Barbara Adam experiences a modern version of omakase at Kasen. Photos by Romain Garrigue.
Omakase means “trust the chef” and at the sleekly minimalist sushi restaurant Kasen, that means trusting Chef Shinji Murata, who holds something of a reputation as a sushi Nazi.
Chef Murata is nowhere near as fierce as the Soup Nazi from the 1990s television show Seinfeld. But he does have very strong ideas about sushi, and he wants to update Vietnam’s understanding — and enjoyment – of a traditional Japanese cuisine.
Chef Murata has stripped back sushi to its ancient origins of rice and vinegar. He’s updated the concept with the freshest seasonal ingredients, including seafood flown in from Japan.
“Sushi restaurants in Vietnam are very old-fashioned, serving what they used to serve 20 or 30 years ago in the US,” he says softly. “I want Vietnamese people to know contemporary sushi: warm, very tasty rice, cold fish … and no need for soy sauce.”
And so we forgo the a-la-carte section of the menu and place our trust in Chef Murata, relocating to the third-floor dining area to enjoy a procession of fresh and elegant small dishes, all featuring exceptionally flavoursome warm vinegared rice.
The menu is complimented by a small selection of beers, wines and sakes, all selected to enhance the dining experience. Kasen’s omakase set changes daily, according to what’s in season.
We primed our appetites with a seafood ceviche of octopus, shrimp, cucumber, wasabi, coriander and shallots, piled atop a crispy wonton skin (VND60,000). We washed our appetizer down with a cold crisp Orion draft beer from Okinawa.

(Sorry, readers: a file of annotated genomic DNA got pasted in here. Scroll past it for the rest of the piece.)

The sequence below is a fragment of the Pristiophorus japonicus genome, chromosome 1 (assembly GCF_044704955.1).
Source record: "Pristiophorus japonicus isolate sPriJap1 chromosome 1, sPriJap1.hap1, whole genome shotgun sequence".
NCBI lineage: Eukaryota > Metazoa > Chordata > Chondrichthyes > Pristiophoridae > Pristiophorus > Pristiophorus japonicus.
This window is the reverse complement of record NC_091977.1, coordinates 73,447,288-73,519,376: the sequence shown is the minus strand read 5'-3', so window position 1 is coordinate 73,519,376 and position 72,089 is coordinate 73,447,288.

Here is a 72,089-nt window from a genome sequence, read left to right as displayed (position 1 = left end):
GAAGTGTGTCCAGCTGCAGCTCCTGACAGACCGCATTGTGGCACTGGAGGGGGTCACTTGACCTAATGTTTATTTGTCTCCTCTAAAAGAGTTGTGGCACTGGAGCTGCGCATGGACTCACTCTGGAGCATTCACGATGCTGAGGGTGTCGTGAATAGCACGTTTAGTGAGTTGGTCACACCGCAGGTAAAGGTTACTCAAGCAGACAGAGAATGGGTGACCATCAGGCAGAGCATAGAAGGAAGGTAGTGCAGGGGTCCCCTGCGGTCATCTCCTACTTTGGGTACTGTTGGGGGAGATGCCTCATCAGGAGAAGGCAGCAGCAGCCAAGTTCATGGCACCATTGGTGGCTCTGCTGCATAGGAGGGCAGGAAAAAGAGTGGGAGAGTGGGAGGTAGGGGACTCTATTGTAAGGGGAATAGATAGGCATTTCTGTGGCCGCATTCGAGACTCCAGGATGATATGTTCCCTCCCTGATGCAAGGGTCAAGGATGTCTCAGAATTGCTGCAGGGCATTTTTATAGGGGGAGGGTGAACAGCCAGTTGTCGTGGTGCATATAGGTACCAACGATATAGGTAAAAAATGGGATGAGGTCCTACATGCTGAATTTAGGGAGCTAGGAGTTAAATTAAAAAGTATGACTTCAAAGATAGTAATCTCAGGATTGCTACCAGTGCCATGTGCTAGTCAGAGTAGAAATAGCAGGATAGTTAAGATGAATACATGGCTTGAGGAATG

Then our Supreme Omakase Set (VND880,000) began, kicking off with a procession of nigiri sushi dishes — salmon, Hokkaido scallop, Alaskan salmon roe, halibut, shrimp and unagi (eel).
Midway through we finished our Japanese beer and were encouraged to switch to wine, to see how a New Zealand sauvignon blanc worked with the sushi dishes. (Quite well, it turns out.)
At this point, French-trained Chef Murata decided we needed to experience how sake, served in a traditional masu (wooden box cup), compliments Japanese food. He recommended a seasonal sake, the spring-brewed Shichiken Junmai Harushibori.
For the next dish was foie gras sushi, a delightful explosion of silky umami foie gras, warm vinegared rice, sesame seeds and miso sauce.
It was this dish that seemed to capture the international essence of the Chef Murata experience. Because foie gras sushi is not actually a fusion dish, but an ingenious substitute for traditional monkfish liver sushi, which has a very short shelf life.
The final dishes were red tuna sashimi and two large handrolls, the first toro (tuna belly), the second crab. And if they weren’t the last dishes, we may have had to use the “stop omakase” concept from Chef Murata’s Los Angeles restaurant. There, the chef keeps serving until the customer yells “stop!”